Dan Gross

A New Defense of the Bank Bailout, and Where It Goes Wrong
May 28, 2012

Reading Dan Gross’s new book, Better, Stronger, Faster, was a strange experience for me. Gross’s account of America’s recovery from the worst financial crisis 80 years is relentlessly upbeat (not to mention terrifically engaging—the guy’s prose really moves). Having written my own, decidedly less sanguine, book, I was curious to see the evidence Gross used to justify his optimism. But it turns out his data points mostly overlap with mine: We have similar takes on the effectiveness of the government’s response to the crisis and the recession that followed.

Inequality Home Movies
May 05, 2012

I've been a bit erratic lately in my blogging because I've been running around a lot to publicize my new book (and will be running around a bit more next week to do the same).

Geithner on the Populist Backlash
December 24, 2009

There's an interesting back-and-forth between Dan Gross and Tim Geithner in Newsweek's year-end interview issue: GROSS: There have been, and continue to be, calls for you to go. How do you deal with those? GEITHNER: I spent most of my professional life in this building. Watching the politics of the things we did in the past financial crises in Mexico and Asia had a powerful effect on me. The surveys were 9-to-1 against almost everything that helped contain the damage.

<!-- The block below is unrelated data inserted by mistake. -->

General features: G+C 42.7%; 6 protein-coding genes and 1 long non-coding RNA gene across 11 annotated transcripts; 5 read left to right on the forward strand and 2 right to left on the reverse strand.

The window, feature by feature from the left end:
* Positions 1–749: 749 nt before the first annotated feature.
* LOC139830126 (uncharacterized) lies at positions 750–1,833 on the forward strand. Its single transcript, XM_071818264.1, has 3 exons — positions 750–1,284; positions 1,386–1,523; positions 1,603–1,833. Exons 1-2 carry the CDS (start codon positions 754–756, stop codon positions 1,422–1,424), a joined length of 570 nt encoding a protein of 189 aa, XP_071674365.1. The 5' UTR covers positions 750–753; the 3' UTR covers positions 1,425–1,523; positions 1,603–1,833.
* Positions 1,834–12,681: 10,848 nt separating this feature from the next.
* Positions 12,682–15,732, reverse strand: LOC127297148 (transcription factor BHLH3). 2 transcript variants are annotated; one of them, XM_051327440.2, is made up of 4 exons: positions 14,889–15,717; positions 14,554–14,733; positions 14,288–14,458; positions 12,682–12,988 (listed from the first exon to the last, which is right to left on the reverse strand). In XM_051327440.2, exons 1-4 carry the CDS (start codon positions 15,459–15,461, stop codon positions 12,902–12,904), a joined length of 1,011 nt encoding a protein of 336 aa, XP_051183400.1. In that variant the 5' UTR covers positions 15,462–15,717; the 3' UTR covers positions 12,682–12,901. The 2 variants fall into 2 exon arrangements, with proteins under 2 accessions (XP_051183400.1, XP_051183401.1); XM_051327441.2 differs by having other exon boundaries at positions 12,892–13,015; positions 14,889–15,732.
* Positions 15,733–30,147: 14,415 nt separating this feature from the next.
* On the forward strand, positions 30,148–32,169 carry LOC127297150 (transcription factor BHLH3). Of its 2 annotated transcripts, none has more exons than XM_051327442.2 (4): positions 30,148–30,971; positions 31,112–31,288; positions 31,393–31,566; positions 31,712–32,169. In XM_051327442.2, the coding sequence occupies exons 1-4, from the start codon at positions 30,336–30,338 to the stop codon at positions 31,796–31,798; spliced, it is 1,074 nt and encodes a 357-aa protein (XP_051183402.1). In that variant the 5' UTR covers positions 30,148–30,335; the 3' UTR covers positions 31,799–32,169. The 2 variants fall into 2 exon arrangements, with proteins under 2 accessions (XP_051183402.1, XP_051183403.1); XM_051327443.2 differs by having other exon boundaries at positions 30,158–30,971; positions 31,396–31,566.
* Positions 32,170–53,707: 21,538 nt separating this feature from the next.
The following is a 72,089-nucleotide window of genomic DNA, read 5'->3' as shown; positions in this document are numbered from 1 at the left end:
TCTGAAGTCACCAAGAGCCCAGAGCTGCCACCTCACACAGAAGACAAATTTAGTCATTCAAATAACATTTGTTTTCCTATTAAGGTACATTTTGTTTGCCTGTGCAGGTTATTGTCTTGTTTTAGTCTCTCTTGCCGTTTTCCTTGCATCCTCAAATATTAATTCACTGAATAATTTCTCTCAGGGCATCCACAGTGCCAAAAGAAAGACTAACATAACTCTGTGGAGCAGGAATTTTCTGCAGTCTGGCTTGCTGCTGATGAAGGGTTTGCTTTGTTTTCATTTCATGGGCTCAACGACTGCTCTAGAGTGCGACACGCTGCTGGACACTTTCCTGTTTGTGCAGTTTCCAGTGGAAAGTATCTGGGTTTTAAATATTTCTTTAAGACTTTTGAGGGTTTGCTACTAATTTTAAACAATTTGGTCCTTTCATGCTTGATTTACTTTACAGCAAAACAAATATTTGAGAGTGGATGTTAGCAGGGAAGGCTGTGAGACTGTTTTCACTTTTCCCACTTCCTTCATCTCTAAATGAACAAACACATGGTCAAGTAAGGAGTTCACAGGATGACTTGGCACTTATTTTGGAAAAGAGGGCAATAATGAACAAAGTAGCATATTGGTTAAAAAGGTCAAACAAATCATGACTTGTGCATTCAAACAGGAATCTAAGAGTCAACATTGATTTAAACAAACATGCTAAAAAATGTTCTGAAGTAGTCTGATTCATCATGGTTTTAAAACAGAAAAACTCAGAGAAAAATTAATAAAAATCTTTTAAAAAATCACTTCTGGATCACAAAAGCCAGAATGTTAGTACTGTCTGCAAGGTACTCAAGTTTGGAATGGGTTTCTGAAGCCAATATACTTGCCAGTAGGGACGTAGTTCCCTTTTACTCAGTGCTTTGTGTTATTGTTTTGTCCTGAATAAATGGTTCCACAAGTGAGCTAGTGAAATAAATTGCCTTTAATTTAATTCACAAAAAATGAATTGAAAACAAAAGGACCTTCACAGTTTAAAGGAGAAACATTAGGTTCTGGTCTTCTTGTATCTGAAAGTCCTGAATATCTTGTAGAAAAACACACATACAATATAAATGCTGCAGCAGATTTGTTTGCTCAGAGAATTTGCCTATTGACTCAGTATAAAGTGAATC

The Conventional Wisdom on Jobs is Changing
December 15, 2009

The good folks at Grant's Interest Rate Observer must have felt pretty lonely six weeks ago when they suggested the recovery might be "jobful" rather than jobless, as almost everyone was insisting at the time.

Worth Reading
November 03, 2009

Dan Gross: Rising U.S. stocks are a sign of growing foreign markets. CBO brief summarizing 28 gov't programs in support of housing. Mark Zandi says small business needs public help. Fed could face pressure from lawmakers to extend housing support. Being sad may be good for you.

Worth Reading
October 26, 2009

Are the zombies out in Europe?  Betting markets don't (yet) think a public option is back on track. Dodd wants a temporary freeze on credit card fees and rates changes. Krugman on the parallels between dollar-pegged and gold-standard nations. How Nassim Taleb is "trying so hard to make the old sound new." Dan Gross: You need an anthropology degree to understand Wall Street.

Gourmet and the Bottom of the Magazine Market
October 11, 2009

Dan Gross is onto something with his most recent Slate column: [T]he closing of Gourmet (along with Cookie, Elegant Bride, and Modern Bride) could also be a positive sign ...  [I]t reeks of capitulation. In investing terms, capitulation is that moment when, after a prolonged period of decline, nobody seems to want to be in a particular market—Internet stocks, real estate, CDOs. During down cycles, most players cut their losses or adjust to the new reality.

Is There Really A Rise In American Incompetence?
March 17, 2008

Throughout the week, Clay Risen, the managing editor of Democracy, will be covering economic developments for us on The Plank. Here's his first post:   I have a lot of respect for Dan Gross over at Slate, and I enjoyed his new book Pop immensely. That said, I have some significant reservations about his article currently headlining the site, "The Rise of American Incompetence." Dan posits that America's failure to get its financial house in order is causing foreign investors in our currency to look elsewhere. So far so good.